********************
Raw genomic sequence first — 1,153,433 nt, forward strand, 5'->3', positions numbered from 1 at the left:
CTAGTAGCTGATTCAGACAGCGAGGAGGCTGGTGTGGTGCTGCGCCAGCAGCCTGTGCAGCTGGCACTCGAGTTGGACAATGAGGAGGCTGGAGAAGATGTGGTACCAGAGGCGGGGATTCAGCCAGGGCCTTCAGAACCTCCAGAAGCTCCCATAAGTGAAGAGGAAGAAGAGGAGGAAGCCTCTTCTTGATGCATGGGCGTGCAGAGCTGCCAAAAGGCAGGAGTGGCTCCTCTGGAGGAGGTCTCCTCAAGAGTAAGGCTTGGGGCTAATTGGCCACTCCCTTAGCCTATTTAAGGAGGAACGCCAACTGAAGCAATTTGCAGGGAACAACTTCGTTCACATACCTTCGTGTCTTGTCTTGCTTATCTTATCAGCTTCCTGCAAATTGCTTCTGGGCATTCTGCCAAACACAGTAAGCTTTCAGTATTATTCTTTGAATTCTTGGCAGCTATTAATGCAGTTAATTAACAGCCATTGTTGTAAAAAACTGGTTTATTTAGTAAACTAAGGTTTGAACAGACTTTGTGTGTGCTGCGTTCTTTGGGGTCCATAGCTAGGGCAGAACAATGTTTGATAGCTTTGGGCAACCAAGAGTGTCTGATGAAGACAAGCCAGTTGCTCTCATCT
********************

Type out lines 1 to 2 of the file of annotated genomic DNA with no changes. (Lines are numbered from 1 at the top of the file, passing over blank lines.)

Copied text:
Raw genomic sequence first — 1,153,433 nt, forward strand, 5'->3', positions numbered from 1 at the left:
CTAGTAGCTGATTCAGACAGCGAGGAGGCTGGTGTGGTGCTGCGCCAGCAGCCTGTGCAGCTGGCACTCGAGTTGGACAATGAGGAGGCTGGAGAAGATGTGGTACCAGAGGCGGGGATTCAGCCAGGGCCTTCAGAACCTCCAGAAGCTCCCATAAGTGAAGAGGAAGAAGAGGAGGAAGCCTCTTCTTGATGCATGGGCGTGCAGAGCTGCCAAAAGGCAGGAGTGGCTCCTCTGGAGGAGGTCTCCTCAAGAGTAAGGCTTGGGGCTAATTGGCCACTCCCTTAGCCTATTTAAGGAGGAACGCCAACTGAAGCAATTTGCAGGGAACAACTTCGTTCACATACCTTCGTGTCTTGTCTTGCTTATCTTATCAGCTTCCTGCAAATTGCTTCTGGGCATTCTGCCAAACACAGTAAGCTTTCAGTATTATTCTTTGAATTCTTGGCAGCTATTAATGCAGTTAATTAACAGCCATTGTTGTAAAAAACTGGTTTATTTAGTAAACTAAGGTTTGAACAGACTTTGTGTGTGCTGCGTTCTTTGGGGTCCATAGCTAGGGCAGAACAATGTTTGATAGCTTTGGGCAACCAAGAGTGTCTGATGAAGACAAGCCAGTTGCTCTCATCT